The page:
government. “I don’t think our caucus has an anti-press theory,” Wilcox said. “Our direction is going to be for far more openness.” The concerns revolve around protecting the identity of whistleblowers and others who contact members with private concerns, Wilcox said. But front-page editorials in newspapers across the state and a flood of emails, calls and letters by opponents prompted many legislators to change their minds. Five days after it passed with huge margins, 16 Senate Democrats and 40 House Democrats wrote to Inslee urging a veto and the entire House Republican Caucus sent a letter calling a veto “a good start.” The Legislature and news organizations said they would try resolving the dispute and agreed to a stay of Lanese’s order and to work together on a task force to resolve their differences, said Michele Earl-Hubbard, the attorney representing the news organizations. Inslee vetoed the bill March 1. The Legislature adjourned on March 8 and appointments to the task force have been made in the interim. It is expected to hold meetings through December before making its report. TWN Editor’s note: To date no member of the Washington Coalition for Open Government, a nonpartisan group dedicated to government transparency, has been invited to be part of the committee.

New York exec chosen to lead newspaper trade association PARK CITY, Utah— Michelle K. Rea, executive director of the New York Press Association, was elected president of Newspaper AssoRea ciation Managers (NAM) during the groups’ 95th annual summer conference in Park City, Utah. Rea, who has led NYPA since 1992, has nearly four decades in newspaper experience. She is also a former director of resource development for American Red Cross.  In acceptance remarks, Rea urged conference attendees to take advantage of their collective market power to reposition their ad placement services and implement a media literacy campaign to remind the public that newspapers deliver the best obtainable version of the truth and consistently deliver the most highly principled version of journalism.  “Our associations collectively represent more than 9,400 daily and weekly newspapers published throughout the United States and Canada,” Rea said. “Imagine what we can accomplish if we all get on the same page and deliver a unified message to our readers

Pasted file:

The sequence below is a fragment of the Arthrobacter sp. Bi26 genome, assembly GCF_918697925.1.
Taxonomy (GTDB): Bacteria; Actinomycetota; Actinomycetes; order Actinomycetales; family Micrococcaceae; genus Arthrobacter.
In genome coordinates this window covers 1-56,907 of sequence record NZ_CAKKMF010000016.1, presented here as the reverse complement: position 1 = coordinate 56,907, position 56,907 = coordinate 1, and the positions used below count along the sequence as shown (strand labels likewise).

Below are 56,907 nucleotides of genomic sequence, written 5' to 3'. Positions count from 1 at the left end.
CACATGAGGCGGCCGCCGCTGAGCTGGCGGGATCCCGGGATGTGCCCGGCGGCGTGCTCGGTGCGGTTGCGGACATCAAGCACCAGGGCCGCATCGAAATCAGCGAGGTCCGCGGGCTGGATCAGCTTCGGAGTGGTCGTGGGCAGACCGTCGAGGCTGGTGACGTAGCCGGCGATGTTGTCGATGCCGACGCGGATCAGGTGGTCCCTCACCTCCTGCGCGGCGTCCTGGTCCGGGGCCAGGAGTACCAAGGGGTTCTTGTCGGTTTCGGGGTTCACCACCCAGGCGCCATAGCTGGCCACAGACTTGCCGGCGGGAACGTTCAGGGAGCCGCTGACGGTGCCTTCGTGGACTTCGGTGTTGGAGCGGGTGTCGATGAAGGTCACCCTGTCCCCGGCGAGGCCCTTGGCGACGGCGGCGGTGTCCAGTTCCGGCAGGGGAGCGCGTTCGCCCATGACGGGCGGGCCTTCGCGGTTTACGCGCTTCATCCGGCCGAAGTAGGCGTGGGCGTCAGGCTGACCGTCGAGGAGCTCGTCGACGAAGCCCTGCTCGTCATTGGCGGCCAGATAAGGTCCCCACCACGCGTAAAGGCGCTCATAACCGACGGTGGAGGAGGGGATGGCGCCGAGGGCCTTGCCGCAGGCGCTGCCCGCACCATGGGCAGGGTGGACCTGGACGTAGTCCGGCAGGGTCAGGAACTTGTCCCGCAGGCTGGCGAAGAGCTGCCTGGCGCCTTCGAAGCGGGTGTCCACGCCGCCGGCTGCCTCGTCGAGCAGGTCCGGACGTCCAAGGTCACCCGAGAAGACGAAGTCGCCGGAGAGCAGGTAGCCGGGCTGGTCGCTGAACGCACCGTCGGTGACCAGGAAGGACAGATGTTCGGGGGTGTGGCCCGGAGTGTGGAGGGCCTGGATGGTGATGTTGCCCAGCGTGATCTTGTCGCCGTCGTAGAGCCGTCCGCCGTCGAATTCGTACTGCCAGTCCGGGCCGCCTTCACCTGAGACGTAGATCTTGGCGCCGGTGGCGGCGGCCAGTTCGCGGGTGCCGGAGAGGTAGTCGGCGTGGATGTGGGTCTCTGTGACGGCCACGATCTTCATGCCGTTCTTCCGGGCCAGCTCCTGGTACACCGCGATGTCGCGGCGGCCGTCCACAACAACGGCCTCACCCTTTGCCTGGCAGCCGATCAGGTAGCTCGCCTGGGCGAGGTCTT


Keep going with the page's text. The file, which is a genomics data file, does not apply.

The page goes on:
and advertisers.” Association members voted to allocate money to study how newspaper associations can retool and better serve their members in a changing mareketplace. Others elected to leadership positions during the NAM conference were Vice President Steve Nixon, executive director of the Saskatchewan Weekly Newspaper Association, and Secretary Beth Bennett, executive director of the Wisconsin Newspaper Association. Brian Allfrey, executive director of the Utah Press Association, was elected to serve a three-year term on the NAM board. Continuing directors are Laurie Hieb, executive director of the Oregon Newspaper Publishers Association, and Mark Maassen, executive director of the Missouri Press Association.  California News Publishers Association Executive Director Tom Newton becomes immediate past president. Layne Bruce, executive director of the Mississippi Press Association, serves as the organization’s clerk.  Founded in 1923, NAM is a coalition of North American trade associations serving the newspaper industry. The Washington Newspaper Publishers Association is a long time member of NAM.

WNPA JOB BOARD The following are some of the job opportunities available in the area. For full listings and more information, go to wnpa. com and click on Job Board.